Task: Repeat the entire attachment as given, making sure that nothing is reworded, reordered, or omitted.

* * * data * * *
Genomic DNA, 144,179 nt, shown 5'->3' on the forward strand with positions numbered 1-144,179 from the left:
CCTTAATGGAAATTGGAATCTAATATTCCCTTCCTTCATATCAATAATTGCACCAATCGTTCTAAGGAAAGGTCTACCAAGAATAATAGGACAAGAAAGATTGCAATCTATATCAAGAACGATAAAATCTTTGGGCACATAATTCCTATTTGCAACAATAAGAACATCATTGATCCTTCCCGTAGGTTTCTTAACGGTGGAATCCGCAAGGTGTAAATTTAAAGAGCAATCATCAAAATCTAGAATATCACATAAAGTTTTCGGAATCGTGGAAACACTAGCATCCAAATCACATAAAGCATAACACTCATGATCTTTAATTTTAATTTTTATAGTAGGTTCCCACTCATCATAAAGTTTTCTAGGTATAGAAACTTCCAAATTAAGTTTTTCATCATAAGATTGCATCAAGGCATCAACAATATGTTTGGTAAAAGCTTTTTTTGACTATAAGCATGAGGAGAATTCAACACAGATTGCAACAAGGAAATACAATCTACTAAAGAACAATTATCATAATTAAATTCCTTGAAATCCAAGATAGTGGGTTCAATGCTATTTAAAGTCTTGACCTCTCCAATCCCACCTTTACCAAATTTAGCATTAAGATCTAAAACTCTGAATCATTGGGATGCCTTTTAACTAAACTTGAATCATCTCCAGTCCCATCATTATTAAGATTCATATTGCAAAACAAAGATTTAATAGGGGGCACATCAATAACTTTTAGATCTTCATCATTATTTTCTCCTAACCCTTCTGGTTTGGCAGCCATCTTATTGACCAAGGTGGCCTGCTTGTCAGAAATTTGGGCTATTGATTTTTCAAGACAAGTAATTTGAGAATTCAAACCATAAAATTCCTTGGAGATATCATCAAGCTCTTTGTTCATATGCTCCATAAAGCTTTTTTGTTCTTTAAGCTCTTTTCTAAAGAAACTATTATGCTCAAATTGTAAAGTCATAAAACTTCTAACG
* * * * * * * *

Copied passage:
Genomic DNA, 144,179 nt, shown 5'->3' on the forward strand with positions numbered 1-144,179 from the left:
CCTTAATGGAAATTGGAATCTAATATTCCCTTCCTTCATATCAATAATTGCACCAATCGTTCTAAGGAAAGGTCTACCAAGAATAATAGGACAAGAAAGATTGCAATCTATATCAAGAACGATAAAATCTTTGGGCACATAATTCCTATTTGCAACAATAAGAACATCATTGATCCTTCCCGTAGGTTTCTTAACGGTGGAATCCGCAAGGTGTAAATTTAAAGAGCAATCATCAAAATCTAGAATATCACATAAAGTTTTCGGAATCGTGGAAACACTAGCATCCAAATCACATAAAGCATAACACTCATGATCTTTAATTTTAATTTTTATAGTAGGTTCCCACTCATCATAAAGTTTTCTAGGTATAGAAACTTCCAAATTAAGTTTTTCATCATAAGATTGCATCAAGGCATCAACAATATGTTTGGTAAAAGCTTTTTTTGACTATAAGCATGAGGAGAATTCAACACAGATTGCAACAAGGAAATACAATCTACTAAAGAACAATTATCATAATTAAATTCCTTGAAATCCAAGATAGTGGGTTCAATGCTATTTAAAGTCTTGACCTCTCCAATCCCACCTTTACCAAATTTAGCATTAAGATCTAAAACTCTGAATCATTGGGATGCCTTTTAACTAAACTTGAATCATCTCCAGTCCCATCATTATTAAGATTCATATTGCAAAACAAAGATTTAATAGGGGGCACATCAATAACTTTTAGATCTTCATCATTATTTTCTCCTAACCCTTCTGGTTTGGCAGCCATCTTATTGACCAAGGTGGCCTGCTTGTCAGAAATTTGGGCTATTGATTTTTCAAGACAAGTAATTTGAGAATTCAAACCATAAAATTCCTTGGAGATATCATCAAGCTCTTTGTTCATATGCTCCATAAAGCTTTTTTGTTCTTTAAGCTCTTTTCTAAAGAAACTATTATGCTCAAATTGTAAAGTCATAAAACTTCTAACG